But why do I drive to know them? Why do I crave their acceptance and pride so much? Why is this so important that it springs me to tears at the thought?

But for today, knowing that Lea is right, that my mother IS proud of me, that’s enough.


10 Responses to ““Your Mother would be so proud of you””

  1. Marcy July 31, 2007 at 8:50 am #

    That’s a long overdue message, and I’m glad it finally came.

  2. sweetsalty kate July 31, 2007 at 9:18 am #

    Bear with me as I start this point to you with a little background: lately I’ve been imagining that my Grampa and Grandma Joe, on the other side, have been reading the blog and sitting with Liam on their laps, proud of us, helping him to know mama and dada and his brothers as he waits for us.

    I know you’re not the heaven-type (neither am I, in the white beards and cottonballs sense) but can you imagine how fit to bursting your mom would be if she read these words? All of them, all your writing?

    Now that I know loss, I know this in the root of my being, that we’re being accompanied. You are too Thor, I know you are. And in the same way that my Grandma Joe manipulated the fates to have her twin-mama love sent to me through an old letter, your mom put you in the path of Lea to send you that message. Maybe you’ll think me trite to think of things this way, but I’m fixed on it, sure of it like nothing I’ve ever known before.

  3. Mad Hatter July 31, 2007 at 9:50 am #

    What a beautiful post.

  4. Kim July 31, 2007 at 10:13 am #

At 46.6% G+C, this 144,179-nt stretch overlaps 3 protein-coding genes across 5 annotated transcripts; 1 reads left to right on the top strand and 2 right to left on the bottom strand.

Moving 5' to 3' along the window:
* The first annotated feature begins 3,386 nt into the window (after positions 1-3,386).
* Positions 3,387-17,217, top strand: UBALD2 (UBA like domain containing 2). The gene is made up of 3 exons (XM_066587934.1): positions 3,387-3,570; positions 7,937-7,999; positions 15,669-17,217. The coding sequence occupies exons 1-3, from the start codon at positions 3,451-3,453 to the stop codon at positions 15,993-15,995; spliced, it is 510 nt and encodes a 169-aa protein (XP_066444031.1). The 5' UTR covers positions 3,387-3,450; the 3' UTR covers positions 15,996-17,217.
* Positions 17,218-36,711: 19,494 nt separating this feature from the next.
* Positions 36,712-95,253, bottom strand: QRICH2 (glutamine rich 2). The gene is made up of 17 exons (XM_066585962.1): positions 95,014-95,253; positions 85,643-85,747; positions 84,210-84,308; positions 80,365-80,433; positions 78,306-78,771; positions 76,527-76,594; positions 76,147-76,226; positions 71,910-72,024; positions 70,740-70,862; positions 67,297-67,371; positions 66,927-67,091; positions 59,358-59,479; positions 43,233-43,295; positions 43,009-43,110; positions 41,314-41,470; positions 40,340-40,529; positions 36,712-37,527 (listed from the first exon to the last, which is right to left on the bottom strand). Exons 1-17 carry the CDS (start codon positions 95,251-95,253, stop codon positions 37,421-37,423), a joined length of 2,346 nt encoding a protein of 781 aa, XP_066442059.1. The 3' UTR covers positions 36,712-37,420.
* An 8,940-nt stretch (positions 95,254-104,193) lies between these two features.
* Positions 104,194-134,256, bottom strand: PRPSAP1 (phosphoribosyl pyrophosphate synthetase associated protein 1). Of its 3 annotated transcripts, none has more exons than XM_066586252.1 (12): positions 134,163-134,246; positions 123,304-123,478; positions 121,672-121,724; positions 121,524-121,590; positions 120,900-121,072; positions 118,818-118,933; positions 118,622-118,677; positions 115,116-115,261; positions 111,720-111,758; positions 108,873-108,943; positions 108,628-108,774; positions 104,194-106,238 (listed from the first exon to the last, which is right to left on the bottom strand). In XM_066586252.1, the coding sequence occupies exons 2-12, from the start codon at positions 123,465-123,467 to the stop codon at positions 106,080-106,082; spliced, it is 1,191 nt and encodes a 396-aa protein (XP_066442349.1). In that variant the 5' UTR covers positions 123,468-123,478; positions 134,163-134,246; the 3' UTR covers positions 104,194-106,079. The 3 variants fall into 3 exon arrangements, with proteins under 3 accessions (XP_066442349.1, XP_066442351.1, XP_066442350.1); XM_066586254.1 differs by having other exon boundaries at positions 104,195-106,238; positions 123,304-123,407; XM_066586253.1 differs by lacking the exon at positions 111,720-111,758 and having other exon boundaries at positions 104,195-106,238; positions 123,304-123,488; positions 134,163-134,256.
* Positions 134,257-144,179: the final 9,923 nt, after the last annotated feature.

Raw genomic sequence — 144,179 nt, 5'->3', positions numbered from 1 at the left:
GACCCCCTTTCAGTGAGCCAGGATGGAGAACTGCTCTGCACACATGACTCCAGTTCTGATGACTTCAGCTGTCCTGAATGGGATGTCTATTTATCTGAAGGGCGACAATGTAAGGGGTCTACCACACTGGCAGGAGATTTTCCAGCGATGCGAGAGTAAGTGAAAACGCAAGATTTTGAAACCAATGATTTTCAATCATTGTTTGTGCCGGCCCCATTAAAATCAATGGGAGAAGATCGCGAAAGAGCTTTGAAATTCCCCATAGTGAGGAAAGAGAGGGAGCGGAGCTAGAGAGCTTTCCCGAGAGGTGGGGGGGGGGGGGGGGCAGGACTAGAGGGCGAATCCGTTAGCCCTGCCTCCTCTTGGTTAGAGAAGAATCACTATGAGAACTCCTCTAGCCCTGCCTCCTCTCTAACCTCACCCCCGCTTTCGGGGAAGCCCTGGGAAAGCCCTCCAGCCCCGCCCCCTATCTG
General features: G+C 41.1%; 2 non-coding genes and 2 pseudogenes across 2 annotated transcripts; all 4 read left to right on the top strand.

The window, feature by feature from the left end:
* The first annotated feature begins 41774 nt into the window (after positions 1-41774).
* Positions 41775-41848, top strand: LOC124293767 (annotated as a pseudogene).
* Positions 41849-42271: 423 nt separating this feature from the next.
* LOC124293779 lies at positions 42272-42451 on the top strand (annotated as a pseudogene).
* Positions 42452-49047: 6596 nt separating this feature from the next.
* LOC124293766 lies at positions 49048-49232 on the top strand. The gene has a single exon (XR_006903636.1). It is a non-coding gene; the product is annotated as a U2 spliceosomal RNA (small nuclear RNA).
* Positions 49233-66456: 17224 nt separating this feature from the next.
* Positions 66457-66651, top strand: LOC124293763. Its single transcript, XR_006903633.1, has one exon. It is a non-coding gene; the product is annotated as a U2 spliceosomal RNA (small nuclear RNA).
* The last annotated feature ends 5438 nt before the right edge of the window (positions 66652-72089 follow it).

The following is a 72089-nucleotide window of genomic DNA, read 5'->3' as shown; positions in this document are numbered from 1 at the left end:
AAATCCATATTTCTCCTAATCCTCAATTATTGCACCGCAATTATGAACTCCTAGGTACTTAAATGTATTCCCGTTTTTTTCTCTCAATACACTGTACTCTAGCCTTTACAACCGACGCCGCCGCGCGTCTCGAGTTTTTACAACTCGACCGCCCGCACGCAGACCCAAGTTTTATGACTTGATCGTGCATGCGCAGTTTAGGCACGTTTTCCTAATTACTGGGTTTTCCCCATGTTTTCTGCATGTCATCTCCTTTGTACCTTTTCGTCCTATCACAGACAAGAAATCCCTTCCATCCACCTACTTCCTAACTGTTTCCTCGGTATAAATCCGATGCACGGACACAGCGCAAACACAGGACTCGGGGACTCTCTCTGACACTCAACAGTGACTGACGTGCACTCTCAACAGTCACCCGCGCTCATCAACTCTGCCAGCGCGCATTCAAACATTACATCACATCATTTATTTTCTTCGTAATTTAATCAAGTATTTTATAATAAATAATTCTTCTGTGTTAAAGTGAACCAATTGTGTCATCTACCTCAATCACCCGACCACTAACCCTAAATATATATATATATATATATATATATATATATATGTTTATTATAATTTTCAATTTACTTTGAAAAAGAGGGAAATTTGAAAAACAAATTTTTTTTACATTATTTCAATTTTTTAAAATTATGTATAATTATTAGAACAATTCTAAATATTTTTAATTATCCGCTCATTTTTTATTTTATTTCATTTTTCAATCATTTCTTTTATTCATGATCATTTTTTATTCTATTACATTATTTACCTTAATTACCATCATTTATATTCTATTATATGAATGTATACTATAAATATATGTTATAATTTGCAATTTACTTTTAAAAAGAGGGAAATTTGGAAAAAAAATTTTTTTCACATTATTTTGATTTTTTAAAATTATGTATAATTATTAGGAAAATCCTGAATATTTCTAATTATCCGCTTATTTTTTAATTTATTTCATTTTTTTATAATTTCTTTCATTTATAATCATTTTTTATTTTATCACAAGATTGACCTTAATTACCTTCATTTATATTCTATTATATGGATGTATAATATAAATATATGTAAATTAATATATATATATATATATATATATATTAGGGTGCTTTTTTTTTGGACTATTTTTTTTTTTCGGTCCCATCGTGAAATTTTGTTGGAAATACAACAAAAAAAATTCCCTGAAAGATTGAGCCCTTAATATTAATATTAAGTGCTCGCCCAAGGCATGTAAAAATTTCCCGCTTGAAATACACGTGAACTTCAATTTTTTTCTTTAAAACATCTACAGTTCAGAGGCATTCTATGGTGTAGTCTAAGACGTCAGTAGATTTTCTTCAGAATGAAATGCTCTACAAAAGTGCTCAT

yes. yes. YES!

    and mothers ARE proud, aren’t we? proud of our toddlers and our adult children. living with my MIL this summer has reminded me of that fact…. even when my husband is acting like a complete ass, she still guards the last of the asparagus risotto for him.

    like kate i can feel the lost people pressing through edges of our waking lives, being proud and scared and saving us the best leftovers.

    of course your mother is proud. LOOK at what you’ve made.

    ps- thanks for the i love you link yesterday

  5. Amy July 31, 2007 at 12:35 pm #

    Wow. So cool. It gave me goosebumps. What an amazing gift you recieved.

  6. Jen July 31, 2007 at 3:27 pm #

    What wonderful words for you to hear–I am absolutely beside myself happy for you.

  7. jen July 31, 2007 at 7:32 pm #

    what a lovely post about something we all want (and need) but don’t always get.

  8. thordora August 1, 2007 at 2:19 pm #

    It was a nice gift to have actually. Except for the follow up message where she starts talking about how my mother always talked about bringing me home to Ontario. Which would be great if that was MY adoption story and not my brother’s. 🙂

  9. 7/16 din connector loss February 5, 2015 at 7:16 am #

    Wireless Charging. Sales@aethercomm.com. B.


  1. Martyr to mother « Spin Me I Pulsate - August 26, 2007

    […] Remember Lea? The one who knew my mother? Apparently she’s committed to filling me full of memories of my mother, what she knew, how she knew her. It makes me incredibly uncomfortable in some ways. […]